Windows clusters have always presented a special problem for those tasked with patch management. On one hand, clustering is very necessary. Clustering provides fault tolerance and is often the only way to protect a mission critical server or service. On the other hand, failover clustering compounds the difficulty of patch management.


Cluster Patching – The Old Way

Prior to the release of Windows Server 2012, if you wanted to patch a cluster (using only native tools) you had to move the clustered resources off of a cluster node, patch and reboot the cluster node, and then repeat the process for the other nodes in the cluster. The technique worked, but it required manual intervention and was tedious and time consuming. The manual nature of the process could be forgiven if patching was a one time process, but as any good admin knows, patching is an ongoing process.


Cluster Patching – The New Way

Those cluster administrators who dread Patch Tuesday will be happy to know that you don’t have to use a manual process to patch a Windows Server 2012 cluster. In fact, Microsoft has introduced a new feature called Cluster Aware Updating.


The tricky part of patching a Windows Server 2012 cluster is that cluster aware updating is not used by default. You have to enable cluster aware updating. Otherwise, the cluster will have to be patched using the same manual technique required by clusters running earlier versions of Windows Server.


How Does Cluster Aware Patching Work?

Before I explain how to enable cluster aware updating, you might be curious as to how the patching process works in a Windows Server 2012 cluster.  Cluster aware updating works similarly to the method used to manually patch a failover cluster, except that the process is automated.


Windows Server 2012 uses a round robin approach to updating cluster nodes. The process begins by identifying the cluster node that has the most free memory available. The clustered resources are moved from a random cluster node to the node that has the most free memory. After the clustered resources have been moved off of the cluster node, the node is placed into maintenance mode. At this point, the cluster node is patched, rebooted, and then taken out of maintenance mode. The process is then repeated for every remaining node in the cluster.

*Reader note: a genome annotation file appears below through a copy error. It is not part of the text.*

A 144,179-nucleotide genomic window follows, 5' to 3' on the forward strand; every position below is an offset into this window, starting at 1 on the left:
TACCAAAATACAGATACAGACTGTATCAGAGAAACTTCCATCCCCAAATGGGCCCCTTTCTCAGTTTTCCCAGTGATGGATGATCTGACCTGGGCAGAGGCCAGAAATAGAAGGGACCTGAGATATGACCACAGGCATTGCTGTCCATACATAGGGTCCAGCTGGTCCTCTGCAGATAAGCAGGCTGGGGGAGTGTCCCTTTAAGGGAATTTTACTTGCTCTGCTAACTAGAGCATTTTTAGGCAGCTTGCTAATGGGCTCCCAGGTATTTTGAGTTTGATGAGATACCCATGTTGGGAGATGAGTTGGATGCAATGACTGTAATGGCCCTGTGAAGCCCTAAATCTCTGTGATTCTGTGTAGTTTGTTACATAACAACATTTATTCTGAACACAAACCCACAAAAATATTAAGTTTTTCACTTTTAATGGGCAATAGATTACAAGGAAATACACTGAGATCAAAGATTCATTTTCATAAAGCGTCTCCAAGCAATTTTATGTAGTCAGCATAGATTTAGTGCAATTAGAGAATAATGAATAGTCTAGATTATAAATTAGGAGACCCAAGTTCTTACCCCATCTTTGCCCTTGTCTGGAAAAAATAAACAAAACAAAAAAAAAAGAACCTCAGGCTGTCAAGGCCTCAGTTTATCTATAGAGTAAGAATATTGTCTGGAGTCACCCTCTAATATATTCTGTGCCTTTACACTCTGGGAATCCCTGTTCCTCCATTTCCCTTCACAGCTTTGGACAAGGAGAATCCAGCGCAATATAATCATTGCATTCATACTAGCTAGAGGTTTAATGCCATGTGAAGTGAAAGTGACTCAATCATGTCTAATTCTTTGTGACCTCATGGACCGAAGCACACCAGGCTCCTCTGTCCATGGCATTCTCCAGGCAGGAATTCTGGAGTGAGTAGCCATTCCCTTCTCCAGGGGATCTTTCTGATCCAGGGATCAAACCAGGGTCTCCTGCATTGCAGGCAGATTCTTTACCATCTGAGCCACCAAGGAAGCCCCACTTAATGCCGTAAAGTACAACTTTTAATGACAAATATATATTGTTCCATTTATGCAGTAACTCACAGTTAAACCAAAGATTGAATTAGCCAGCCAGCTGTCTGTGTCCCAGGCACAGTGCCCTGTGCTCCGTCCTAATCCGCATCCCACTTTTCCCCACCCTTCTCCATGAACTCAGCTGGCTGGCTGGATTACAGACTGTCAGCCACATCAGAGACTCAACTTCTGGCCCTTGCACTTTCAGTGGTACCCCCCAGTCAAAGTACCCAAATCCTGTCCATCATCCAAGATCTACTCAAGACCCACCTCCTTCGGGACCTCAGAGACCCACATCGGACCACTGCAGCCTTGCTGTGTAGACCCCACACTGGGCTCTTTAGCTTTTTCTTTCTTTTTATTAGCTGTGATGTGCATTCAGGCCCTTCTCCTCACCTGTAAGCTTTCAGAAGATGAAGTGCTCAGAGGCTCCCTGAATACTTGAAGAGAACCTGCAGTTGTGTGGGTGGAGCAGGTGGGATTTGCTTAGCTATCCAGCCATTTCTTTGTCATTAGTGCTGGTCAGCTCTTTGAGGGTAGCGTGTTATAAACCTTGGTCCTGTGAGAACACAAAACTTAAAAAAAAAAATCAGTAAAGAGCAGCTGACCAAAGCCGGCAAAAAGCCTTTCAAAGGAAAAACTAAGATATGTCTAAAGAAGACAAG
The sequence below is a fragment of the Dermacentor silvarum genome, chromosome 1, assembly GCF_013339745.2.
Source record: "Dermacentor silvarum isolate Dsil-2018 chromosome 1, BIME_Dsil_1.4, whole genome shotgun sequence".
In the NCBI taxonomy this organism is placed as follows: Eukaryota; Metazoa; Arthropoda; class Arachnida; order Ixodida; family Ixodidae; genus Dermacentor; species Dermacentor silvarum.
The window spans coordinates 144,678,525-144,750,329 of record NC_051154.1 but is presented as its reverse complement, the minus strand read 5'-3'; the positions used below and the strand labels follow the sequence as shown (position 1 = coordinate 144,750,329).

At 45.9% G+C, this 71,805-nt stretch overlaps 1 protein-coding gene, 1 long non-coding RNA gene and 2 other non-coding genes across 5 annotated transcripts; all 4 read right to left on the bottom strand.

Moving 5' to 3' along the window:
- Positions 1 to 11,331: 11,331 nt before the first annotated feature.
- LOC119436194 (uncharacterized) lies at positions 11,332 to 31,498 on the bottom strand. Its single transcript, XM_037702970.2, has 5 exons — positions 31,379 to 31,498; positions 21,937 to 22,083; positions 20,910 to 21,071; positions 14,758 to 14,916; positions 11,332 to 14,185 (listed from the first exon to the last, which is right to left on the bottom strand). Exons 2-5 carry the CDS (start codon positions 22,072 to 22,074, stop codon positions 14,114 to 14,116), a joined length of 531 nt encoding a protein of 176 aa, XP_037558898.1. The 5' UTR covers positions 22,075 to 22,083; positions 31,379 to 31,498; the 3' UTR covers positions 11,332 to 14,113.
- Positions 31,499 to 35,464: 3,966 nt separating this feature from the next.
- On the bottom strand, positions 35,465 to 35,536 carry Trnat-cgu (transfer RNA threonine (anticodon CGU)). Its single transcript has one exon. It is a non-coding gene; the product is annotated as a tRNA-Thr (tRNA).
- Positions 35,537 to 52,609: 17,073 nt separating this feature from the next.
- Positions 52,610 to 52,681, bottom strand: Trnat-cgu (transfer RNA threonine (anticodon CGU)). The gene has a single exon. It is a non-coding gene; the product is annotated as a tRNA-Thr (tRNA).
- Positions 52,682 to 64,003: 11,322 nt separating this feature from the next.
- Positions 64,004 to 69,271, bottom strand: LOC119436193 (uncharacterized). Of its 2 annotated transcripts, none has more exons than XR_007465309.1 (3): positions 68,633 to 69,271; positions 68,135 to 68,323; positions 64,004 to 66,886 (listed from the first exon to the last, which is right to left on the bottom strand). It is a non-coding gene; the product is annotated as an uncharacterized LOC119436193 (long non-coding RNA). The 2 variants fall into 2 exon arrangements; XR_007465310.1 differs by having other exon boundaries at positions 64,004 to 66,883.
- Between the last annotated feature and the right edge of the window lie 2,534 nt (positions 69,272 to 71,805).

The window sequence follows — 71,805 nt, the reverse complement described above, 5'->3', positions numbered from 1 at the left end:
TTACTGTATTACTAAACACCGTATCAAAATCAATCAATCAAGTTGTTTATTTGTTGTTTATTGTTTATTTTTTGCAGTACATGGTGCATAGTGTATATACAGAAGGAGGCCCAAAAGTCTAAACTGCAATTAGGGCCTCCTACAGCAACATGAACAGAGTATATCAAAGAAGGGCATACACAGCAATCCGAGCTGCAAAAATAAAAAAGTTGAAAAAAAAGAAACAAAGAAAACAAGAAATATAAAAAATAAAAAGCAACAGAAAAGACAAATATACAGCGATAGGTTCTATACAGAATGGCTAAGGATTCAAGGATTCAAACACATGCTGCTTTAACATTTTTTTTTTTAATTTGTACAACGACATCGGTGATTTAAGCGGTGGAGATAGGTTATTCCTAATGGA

How Is Cluster Aware Patching Implemented

Cluster aware updating is based on the use of a new utility called the Cluster Aware Update Tool. The Cluster Aware Update Tool is automatically installed on all of the nodes in the cluster, but it is not active.


If you want to use the Cluster Aware Update Tool from outside of the cluster then you can install the tool by installing the Failover Clustering feature on any machine that is running Windows Server 2012 (you don’t actually have to create or join a cluster).


In order to perform cluster aware updating, the Cluster Aware Updating tool must run as a clustered server role. That way the update code can move from cluster node to cluster node as the updating process progresses.


How To Configure Cluster Aware Patching

To set up cluster aware updating, open the Server Manager and then choose the Cluster Aware Updating option from the Tools menu. When the Cluster Aware Updating tool opens, select your failover cluster from the Connect to a Failover Cluster drop down box, and then click Connect.


Once the connection to the cluster has been established, click on Configure Cluster Self Updating Options. This will cause Windows to launch the Configure Self Updating Options Wizard. Click Next to bypass the wizard’s Welcome screen and you should see a message telling you that the cluster isn’t configured with the Cluster Aware Updating cluster role.


You must now select the Add the CAU Clustered Role with Self Updating Mode Enabled to this Cluster check box. Click Next and you will be asked to set a self updating schedule. Microsoft recommends scheduling updates to occur at a time when there is the least possible demand on the
cluster nodes.


Click Next a couple more times and you will see a screen asking you if you wish to receive recommended updates the same way that you receive important updates. After making your decision, click Next and verify that the information displayed on the summary screen is correct. You can
complete the process by clicking Apply, followed by Close.


As you can see, it is relatively easy to implement cluster aware updating. After doing so, the process of keeping the cluster nodes up to date will be completely automated.